On May 30, 1911, 40 automobiles lined up with unknown drivers behind the wheels at the start line of the first ever Indianapolis 500. Nobody knew it at the time, but it would become one of the world’s most well-known auto races.
The winner of the race was Pennsylvania native Ray Harroun, who was not new to the sport of racing. He already had competed in over 60 races and had done well in competition previously. He took 6 hours and 42 minutes to complete the race with an average speed of about 74.5 mph. The car came with a rear view mirrior because unlike most cars there was only one seat. This left no chance for a mechanic to be there to let the driver know when another car was passing them. After a big crash on lap 13, scoring was interrupted, and a short dispute was initiated by runner-up Ralph Mulford. The $14,250 prize was awarded to Harroun.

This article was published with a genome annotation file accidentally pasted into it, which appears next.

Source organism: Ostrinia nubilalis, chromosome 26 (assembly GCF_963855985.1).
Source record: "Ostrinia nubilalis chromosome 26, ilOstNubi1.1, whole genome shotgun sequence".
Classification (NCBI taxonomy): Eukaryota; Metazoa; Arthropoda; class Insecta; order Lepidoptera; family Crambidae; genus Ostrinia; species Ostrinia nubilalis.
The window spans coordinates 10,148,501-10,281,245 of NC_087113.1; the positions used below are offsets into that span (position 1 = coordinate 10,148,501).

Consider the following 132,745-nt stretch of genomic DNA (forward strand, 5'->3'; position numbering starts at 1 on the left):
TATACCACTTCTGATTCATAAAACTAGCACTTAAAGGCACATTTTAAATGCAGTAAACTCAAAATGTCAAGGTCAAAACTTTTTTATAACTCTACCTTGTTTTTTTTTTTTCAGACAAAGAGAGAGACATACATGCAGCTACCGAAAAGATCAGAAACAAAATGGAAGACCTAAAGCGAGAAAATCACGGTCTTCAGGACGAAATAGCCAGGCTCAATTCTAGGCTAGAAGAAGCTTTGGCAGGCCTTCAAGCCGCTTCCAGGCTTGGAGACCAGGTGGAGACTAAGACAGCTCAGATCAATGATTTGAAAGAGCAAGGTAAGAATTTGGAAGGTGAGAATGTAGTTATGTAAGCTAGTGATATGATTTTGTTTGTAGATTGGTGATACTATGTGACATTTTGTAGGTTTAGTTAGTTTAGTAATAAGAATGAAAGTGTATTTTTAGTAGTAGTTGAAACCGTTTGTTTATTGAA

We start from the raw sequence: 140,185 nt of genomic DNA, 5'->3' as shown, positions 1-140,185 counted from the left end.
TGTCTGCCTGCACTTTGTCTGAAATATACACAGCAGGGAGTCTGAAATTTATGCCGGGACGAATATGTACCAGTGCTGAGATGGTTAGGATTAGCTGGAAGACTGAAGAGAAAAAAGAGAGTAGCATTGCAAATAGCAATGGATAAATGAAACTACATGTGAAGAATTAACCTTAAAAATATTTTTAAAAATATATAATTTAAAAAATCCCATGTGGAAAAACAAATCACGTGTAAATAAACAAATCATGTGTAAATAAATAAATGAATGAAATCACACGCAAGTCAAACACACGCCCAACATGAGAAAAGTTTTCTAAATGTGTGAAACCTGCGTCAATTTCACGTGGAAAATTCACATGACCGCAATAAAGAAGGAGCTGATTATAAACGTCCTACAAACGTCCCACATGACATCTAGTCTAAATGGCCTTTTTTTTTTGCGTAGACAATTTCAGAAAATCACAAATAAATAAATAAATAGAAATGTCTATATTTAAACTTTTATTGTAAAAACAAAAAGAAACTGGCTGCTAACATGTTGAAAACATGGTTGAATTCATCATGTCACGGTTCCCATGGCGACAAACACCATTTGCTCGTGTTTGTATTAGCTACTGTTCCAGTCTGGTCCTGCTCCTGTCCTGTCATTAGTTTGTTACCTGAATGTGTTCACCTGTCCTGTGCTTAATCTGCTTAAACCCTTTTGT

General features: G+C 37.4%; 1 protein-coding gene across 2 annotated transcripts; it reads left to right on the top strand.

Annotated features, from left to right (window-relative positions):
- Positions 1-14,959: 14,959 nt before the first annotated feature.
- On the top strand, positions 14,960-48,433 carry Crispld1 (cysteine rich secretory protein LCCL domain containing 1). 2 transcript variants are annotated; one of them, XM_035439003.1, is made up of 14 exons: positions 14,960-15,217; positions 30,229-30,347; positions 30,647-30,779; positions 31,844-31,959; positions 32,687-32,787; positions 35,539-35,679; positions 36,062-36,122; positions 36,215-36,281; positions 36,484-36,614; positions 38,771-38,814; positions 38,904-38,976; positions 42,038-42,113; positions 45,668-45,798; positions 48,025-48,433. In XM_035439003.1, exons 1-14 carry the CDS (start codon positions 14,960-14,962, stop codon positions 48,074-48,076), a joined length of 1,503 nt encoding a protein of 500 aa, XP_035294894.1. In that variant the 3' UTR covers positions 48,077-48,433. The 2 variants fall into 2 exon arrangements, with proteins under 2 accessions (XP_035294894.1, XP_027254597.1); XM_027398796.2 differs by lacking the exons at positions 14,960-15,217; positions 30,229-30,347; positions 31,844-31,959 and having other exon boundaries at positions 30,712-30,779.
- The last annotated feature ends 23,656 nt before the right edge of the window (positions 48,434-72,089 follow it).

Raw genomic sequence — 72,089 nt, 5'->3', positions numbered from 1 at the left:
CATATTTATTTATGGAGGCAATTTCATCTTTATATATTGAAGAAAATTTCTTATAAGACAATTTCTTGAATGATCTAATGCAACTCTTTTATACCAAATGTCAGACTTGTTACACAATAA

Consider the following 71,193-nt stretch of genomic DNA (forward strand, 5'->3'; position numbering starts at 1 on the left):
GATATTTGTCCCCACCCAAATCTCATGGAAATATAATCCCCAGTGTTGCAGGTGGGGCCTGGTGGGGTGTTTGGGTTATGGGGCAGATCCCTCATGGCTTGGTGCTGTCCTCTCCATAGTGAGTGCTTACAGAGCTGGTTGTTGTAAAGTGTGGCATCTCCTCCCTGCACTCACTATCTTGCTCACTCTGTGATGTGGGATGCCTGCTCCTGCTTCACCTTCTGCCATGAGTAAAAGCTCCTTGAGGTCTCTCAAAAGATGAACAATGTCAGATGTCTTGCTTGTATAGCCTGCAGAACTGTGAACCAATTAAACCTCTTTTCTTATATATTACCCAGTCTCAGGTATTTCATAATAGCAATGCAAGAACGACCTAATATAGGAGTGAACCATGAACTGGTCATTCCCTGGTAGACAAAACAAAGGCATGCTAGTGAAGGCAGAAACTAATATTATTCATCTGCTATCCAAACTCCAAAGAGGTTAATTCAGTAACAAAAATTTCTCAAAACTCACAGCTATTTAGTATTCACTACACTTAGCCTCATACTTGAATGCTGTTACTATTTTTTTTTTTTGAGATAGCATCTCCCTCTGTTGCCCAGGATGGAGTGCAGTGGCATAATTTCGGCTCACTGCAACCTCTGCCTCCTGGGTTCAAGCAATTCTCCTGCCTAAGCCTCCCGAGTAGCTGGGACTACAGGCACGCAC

The idea for the race track came from Carl Fischer, who wanted a private area to test cars. Manufacturers needed a place to test a car’s top speed since the roads were not made to accommodate many cars at high speeds. The original cars had four wheel hydraulic breaks and V-8 engines made of aluminum. It took less than 20 years for the race to have the best possible machines and the high payout that it is now known for.